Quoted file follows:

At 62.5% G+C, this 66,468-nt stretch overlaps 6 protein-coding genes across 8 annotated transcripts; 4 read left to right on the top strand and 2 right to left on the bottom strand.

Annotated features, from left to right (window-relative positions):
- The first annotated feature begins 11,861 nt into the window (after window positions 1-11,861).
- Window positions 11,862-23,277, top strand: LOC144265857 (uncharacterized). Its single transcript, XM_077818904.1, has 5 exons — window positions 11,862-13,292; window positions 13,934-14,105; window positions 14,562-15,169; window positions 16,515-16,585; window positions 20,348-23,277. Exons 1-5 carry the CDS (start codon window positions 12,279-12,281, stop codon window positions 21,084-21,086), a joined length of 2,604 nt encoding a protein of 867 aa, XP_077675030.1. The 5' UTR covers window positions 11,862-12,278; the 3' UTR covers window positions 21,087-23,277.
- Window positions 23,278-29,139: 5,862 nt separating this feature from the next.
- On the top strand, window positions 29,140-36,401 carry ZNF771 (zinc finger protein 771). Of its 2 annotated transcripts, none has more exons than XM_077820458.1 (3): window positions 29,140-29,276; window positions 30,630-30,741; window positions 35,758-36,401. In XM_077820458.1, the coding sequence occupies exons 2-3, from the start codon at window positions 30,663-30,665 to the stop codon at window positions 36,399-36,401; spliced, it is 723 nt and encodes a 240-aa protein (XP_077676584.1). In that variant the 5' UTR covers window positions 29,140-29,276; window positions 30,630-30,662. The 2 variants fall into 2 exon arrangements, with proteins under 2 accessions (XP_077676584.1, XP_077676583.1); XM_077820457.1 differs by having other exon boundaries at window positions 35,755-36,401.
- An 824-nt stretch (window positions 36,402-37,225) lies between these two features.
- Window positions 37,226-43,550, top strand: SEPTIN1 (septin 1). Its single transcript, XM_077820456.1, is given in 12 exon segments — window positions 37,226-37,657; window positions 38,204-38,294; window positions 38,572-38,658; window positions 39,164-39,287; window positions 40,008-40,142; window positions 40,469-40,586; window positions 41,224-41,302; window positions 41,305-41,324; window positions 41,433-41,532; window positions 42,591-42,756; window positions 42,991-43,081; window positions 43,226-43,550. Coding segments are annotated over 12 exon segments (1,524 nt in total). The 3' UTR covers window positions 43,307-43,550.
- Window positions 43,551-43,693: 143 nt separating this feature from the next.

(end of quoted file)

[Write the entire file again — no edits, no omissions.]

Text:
At 62.5% G+C, this 66,468-nt stretch overlaps 6 protein-coding genes across 8 annotated transcripts; 4 read left to right on the top strand and 2 right to left on the bottom strand.

Annotated features, from left to right (window-relative positions):
- The first annotated feature begins 11,861 nt into the window (after window positions 1-11,861).
- Window positions 11,862-23,277, top strand: LOC144265857 (uncharacterized). Its single transcript, XM_077818904.1, has 5 exons — window positions 11,862-13,292; window positions 13,934-14,105; window positions 14,562-15,169; window positions 16,515-16,585; window positions 20,348-23,277. Exons 1-5 carry the CDS (start codon window positions 12,279-12,281, stop codon window positions 21,084-21,086), a joined length of 2,604 nt encoding a protein of 867 aa, XP_077675030.1. The 5' UTR covers window positions 11,862-12,278; the 3' UTR covers window positions 21,087-23,277.
- Window positions 23,278-29,139: 5,862 nt separating this feature from the next.
- On the top strand, window positions 29,140-36,401 carry ZNF771 (zinc finger protein 771). Of its 2 annotated transcripts, none has more exons than XM_077820458.1 (3): window positions 29,140-29,276; window positions 30,630-30,741; window positions 35,758-36,401. In XM_077820458.1, the coding sequence occupies exons 2-3, from the start codon at window positions 30,663-30,665 to the stop codon at window positions 36,399-36,401; spliced, it is 723 nt and encodes a 240-aa protein (XP_077676584.1). In that variant the 5' UTR covers window positions 29,140-29,276; window positions 30,630-30,662. The 2 variants fall into 2 exon arrangements, with proteins under 2 accessions (XP_077676584.1, XP_077676583.1); XM_077820457.1 differs by having other exon boundaries at window positions 35,755-36,401.
- An 824-nt stretch (window positions 36,402-37,225) lies between these two features.
- Window positions 37,226-43,550, top strand: SEPTIN1 (septin 1). Its single transcript, XM_077820456.1, is given in 12 exon segments — window positions 37,226-37,657; window positions 38,204-38,294; window positions 38,572-38,658; window positions 39,164-39,287; window positions 40,008-40,142; window positions 40,469-40,586; window positions 41,224-41,302; window positions 41,305-41,324; window positions 41,433-41,532; window positions 42,591-42,756; window positions 42,991-43,081; window positions 43,226-43,550. Coding segments are annotated over 12 exon segments (1,524 nt in total). The 3' UTR covers window positions 43,307-43,550.
- Window positions 43,551-43,693: 143 nt separating this feature from the next.